My Bookshelf – Late Summer 2015

I read a fair amount of non-fiction over the summer so for the first time have divided up my bookshelf post into fiction and non-fiction sections.

FICTION

Eastern Standard Tribe by Cory Doctorow

Another tech-head, conspiracy theory thriller in the vein of Homeland which I wrote about in my last bookshelf post. I enjoyed this one and again it offered a chance to think about different issues around emerging technologies such as privacy. This was all wrapped up in an interesting, not-too-distant-future scenario with Doctorow’s sharp, hip dialogue.

Treachery by S.J. Parris

Well I read another one in the Giordano Bruno series despite giving these a mediocre review in a previous blog. Why? Well they’re entertaining and pretty interesting to read if you’re a history nerd like me. This one centres on Portsmouth, the Spanish naval threat in 1585 and a rival English expedition to the New World to get some of those Spanish riches. Bruno and Sir Phillip Sidney get wrapped up in a murder and ensuing complicated plot which threatens to derail the expedition.

The Axeman’s Jazz by Ray Celestin

I picked this up from the library after reading the blurb. It is set in Prohibition era New Orleans and is based on a real life serial killer nicknamed the Axeman because, you guessed it, he killed with an axe. The novel explores race, poverty and class as we follow a mixed race teenage girl and Italian-American ex-cop who are both unofficially investigating the murders (a young Louis Armstrong also makes a semi-convincing appearance). Celestin’s style is very good and he paints a vivid if grim picture of a gritty, vibrant city.

Wolf Hall by Hillary Mantel

After seeing the BBC series of this recently I decided to give the book another go. I’d been recommended Mantel before and leafed through this in the library but found the modern sounding dialogue a bit jarring coming from the mouth of Henry VIII. Well I really enjoyed it upon a full reading. Wolf Hall follows the rise of Thomas Cromwell from blacksmith’s son to Archbishop Wolsey’s fixer to Henry’s privy council. Mantel creates a contemplative atmosphere that still manages to be warm. I can’t quite put my finger on it, something to do with her use of first, that’s not quite first, person… Anyway, go and read.

NON-FICTION

Single, Married, Separated and Life After Divorce by Dr. Myles Munroe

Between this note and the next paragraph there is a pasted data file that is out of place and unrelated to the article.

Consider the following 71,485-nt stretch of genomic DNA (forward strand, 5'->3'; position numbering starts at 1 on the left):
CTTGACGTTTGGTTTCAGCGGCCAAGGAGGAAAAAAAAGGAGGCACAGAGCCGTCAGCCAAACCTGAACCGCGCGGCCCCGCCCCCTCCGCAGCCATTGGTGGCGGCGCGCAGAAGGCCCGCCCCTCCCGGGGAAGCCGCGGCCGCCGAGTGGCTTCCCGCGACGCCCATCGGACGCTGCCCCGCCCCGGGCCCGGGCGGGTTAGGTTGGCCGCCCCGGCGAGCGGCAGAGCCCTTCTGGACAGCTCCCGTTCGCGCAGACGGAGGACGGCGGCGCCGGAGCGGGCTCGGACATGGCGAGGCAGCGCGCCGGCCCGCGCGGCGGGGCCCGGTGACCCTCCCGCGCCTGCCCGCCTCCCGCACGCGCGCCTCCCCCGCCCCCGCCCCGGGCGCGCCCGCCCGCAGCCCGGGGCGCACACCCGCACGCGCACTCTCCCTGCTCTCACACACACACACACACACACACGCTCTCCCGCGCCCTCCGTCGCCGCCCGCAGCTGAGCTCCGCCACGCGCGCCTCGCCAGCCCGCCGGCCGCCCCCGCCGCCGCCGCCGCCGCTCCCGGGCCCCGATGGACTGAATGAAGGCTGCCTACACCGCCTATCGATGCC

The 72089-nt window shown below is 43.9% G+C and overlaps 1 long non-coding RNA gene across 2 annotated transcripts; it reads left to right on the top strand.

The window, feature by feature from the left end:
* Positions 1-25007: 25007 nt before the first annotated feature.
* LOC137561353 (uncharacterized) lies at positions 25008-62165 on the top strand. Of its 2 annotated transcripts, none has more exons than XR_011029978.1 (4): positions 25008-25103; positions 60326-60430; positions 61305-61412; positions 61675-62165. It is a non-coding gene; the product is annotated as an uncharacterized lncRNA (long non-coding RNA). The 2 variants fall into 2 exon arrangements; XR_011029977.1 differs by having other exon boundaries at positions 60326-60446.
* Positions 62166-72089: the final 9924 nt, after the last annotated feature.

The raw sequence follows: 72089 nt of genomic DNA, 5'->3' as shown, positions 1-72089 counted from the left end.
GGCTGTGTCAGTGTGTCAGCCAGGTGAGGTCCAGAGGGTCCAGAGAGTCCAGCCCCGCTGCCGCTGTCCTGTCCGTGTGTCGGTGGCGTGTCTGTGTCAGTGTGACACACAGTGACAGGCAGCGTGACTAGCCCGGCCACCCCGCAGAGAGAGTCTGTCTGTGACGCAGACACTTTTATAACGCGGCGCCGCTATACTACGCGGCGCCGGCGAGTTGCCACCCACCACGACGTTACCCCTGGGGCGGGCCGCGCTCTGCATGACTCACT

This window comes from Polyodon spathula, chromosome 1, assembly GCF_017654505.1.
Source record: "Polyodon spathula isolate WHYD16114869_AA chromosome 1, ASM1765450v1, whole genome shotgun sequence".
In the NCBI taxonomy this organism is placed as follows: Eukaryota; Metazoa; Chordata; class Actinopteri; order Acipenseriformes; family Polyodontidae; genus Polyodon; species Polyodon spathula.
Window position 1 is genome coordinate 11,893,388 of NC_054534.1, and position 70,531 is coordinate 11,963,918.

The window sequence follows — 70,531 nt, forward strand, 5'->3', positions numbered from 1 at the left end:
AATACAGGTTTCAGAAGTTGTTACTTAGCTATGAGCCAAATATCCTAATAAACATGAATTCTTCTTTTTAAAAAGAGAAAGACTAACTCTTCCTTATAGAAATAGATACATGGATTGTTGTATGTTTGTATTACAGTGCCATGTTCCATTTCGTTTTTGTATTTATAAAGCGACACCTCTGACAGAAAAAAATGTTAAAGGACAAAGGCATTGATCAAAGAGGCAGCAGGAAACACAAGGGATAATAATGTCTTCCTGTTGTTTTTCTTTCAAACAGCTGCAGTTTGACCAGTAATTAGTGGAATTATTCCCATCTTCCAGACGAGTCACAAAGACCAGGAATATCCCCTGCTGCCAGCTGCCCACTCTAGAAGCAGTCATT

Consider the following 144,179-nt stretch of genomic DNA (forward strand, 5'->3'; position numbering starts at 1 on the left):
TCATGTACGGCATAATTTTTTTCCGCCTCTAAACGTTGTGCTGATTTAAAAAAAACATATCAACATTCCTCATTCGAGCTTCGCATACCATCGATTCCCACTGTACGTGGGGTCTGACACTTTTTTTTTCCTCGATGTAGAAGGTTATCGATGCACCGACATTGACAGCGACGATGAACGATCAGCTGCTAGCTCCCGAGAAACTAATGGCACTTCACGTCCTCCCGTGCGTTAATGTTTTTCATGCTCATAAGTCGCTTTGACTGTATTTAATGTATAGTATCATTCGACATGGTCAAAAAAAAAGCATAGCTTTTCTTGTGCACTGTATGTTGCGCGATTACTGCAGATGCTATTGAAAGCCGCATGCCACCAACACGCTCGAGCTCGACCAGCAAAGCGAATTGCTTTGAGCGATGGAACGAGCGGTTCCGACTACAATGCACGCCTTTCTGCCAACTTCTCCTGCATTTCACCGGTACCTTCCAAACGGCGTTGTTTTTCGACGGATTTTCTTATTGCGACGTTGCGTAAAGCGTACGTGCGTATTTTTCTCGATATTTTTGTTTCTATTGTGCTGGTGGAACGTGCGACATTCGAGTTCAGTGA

Another recommendation that I read to support a family member going through a divorce. Munro talks a lot of sense and debunks many myths about relationships from our culture (you’re not complete if you’re single, marriage will solve all your problems). Probably the most radical concept was that you need to be single no matter what your relationship status. Go read it to find out more.

Taking God at His Word by Kevin DeYoung

I was recommended this book and the following one in preparation for a seminar session I was doing for the Christian youth summer camp that we volunteer at in Wales. I’d read DeYoung’s Just Do Something which was excellent and I still reference it when people are dilly-dallying about decisions! Taking God at His Word is an evangelical exposition about the Bible and why we should believe and obey it. He goes into the theology and Christian doctrines about the Bible, but all in readable English. Highly recommend it.

Can I Really Trust the Bible? by Barry Cooper

Short, pocket-sized evangelical book that addresses the question of the title. Topics such as the manuscript evidence for the Bible, textual criticism, eyewitness evidence and how the Biblical canon we have was established are covered. Again a highly readable book that has the benefit of being very short and to the point.

I am Malala by Malala Yousafzai

Wow, what a powerful story. This is a memoir/autobiography telling the story of Malala Yousafzai, the girl’s education campaigner and Nobel Peace Prize winner (and also the life of a teenage girl in Pakistan). She weaves in the history of Pakistan and her native Swat Valley and gives an account of what life was like under the Taliban. Both depressing – because of the seeming political impotence against terrorism – and inspiring, I highly recommend this.

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